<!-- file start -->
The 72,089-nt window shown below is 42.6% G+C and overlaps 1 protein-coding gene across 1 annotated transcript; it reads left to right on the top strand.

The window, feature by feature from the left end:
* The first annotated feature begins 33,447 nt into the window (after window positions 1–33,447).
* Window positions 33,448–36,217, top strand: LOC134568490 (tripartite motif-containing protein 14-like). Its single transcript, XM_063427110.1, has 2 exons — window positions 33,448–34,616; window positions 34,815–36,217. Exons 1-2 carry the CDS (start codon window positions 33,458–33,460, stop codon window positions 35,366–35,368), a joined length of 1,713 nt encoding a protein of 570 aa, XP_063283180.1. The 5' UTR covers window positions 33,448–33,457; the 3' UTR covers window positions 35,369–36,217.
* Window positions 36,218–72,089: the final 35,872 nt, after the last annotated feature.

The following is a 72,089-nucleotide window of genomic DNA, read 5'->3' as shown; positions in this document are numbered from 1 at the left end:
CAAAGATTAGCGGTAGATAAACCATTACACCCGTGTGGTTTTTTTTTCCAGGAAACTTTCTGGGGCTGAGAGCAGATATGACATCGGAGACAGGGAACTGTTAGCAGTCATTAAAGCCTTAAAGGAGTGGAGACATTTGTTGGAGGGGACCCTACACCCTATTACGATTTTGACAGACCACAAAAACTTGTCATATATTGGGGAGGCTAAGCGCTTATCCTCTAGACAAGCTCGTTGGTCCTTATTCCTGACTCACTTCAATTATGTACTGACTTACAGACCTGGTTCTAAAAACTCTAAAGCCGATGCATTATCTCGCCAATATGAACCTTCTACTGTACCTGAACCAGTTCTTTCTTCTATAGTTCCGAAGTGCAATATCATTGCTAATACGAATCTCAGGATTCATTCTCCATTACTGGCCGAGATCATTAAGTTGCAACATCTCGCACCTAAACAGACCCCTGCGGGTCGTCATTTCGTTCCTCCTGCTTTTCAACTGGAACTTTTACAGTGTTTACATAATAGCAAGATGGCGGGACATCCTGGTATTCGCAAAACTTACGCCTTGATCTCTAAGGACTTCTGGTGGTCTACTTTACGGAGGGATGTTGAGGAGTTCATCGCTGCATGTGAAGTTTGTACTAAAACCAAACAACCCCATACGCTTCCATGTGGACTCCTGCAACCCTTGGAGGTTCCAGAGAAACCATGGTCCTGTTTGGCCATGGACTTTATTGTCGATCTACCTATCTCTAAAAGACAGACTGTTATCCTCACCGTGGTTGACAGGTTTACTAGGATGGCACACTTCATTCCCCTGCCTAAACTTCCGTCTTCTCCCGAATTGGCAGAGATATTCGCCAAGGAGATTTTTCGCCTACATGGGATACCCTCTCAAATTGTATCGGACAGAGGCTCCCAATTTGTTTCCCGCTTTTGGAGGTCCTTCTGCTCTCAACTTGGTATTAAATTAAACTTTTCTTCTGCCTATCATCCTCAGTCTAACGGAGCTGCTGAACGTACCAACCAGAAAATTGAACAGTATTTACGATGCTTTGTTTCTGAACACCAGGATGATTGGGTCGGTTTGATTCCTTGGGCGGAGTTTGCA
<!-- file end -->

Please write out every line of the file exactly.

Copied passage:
The 72,089-nt window shown below is 42.6% G+C and overlaps 1 protein-coding gene across 1 annotated transcript; it reads left to right on the top strand.

The window, feature by feature from the left end:
* The first annotated feature begins 33,447 nt into the window (after window positions 1–33,447).
* Window positions 33,448–36,217, top strand: LOC134568490 (tripartite motif-containing protein 14-like). Its single transcript, XM_063427110.1, has 2 exons — window positions 33,448–34,616; window positions 34,815–36,217. Exons 1-2 carry the CDS (start codon window positions 33,458–33,460, stop codon window positions 35,366–35,368), a joined length of 1,713 nt encoding a protein of 570 aa, XP_063283180.1. The 5' UTR covers window positions 33,448–33,457; the 3' UTR covers window positions 35,369–36,217.
* Window positions 36,218–72,089: the final 35,872 nt, after the last annotated feature.

The following is a 72,089-nucleotide window of genomic DNA, read 5'->3' as shown; positions in this document are numbered from 1 at the left end:
CAAAGATTAGCGGTAGATAAACCATTACACCCGTGTGGTTTTTTTTTCCAGGAAACTTTCTGGGGCTGAGAGCAGATATGACATCGGAGACAGGGAACTGTTAGCAGTCATTAAAGCCTTAAAGGAGTGGAGACATTTGTTGGAGGGGACCCTACACCCTATTACGATTTTGACAGACCACAAAAACTTGTCATATATTGGGGAGGCTAAGCGCTTATCCTCTAGACAAGCTCGTTGGTCCTTATTCCTGACTCACTTCAATTATGTACTGACTTACAGACCTGGTTCTAAAAACTCTAAAGCCGATGCATTATCTCGCCAATATGAACCTTCTACTGTACCTGAACCAGTTCTTTCTTCTATAGTTCCGAAGTGCAATATCATTGCTAATACGAATCTCAGGATTCATTCTCCATTACTGGCCGAGATCATTAAGTTGCAACATCTCGCACCTAAACAGACCCCTGCGGGTCGTCATTTCGTTCCTCCTGCTTTTCAACTGGAACTTTTACAGTGTTTACATAATAGCAAGATGGCGGGACATCCTGGTATTCGCAAAACTTACGCCTTGATCTCTAAGGACTTCTGGTGGTCTACTTTACGGAGGGATGTTGAGGAGTTCATCGCTGCATGTGAAGTTTGTACTAAAACCAAACAACCCCATACGCTTCCATGTGGACTCCTGCAACCCTTGGAGGTTCCAGAGAAACCATGGTCCTGTTTGGCCATGGACTTTATTGTCGATCTACCTATCTCTAAAAGACAGACTGTTATCCTCACCGTGGTTGACAGGTTTACTAGGATGGCACACTTCATTCCCCTGCCTAAACTTCCGTCTTCTCCCGAATTGGCAGAGATATTCGCCAAGGAGATTTTTCGCCTACATGGGATACCCTCTCAAATTGTATCGGACAGAGGCTCCCAATTTGTTTCCCGCTTTTGGAGGTCCTTCTGCTCTCAACTTGGTATTAAATTAAACTTTTCTTCTGCCTATCATCCTCAGTCTAACGGAGCTGCTGAACGTACCAACCAGAAAATTGAACAGTATTTACGATGCTTTGTTTCTGAACACCAGGATGATTGGGTCGGTTTGATTCCTTGGGCGGAGTTTGCA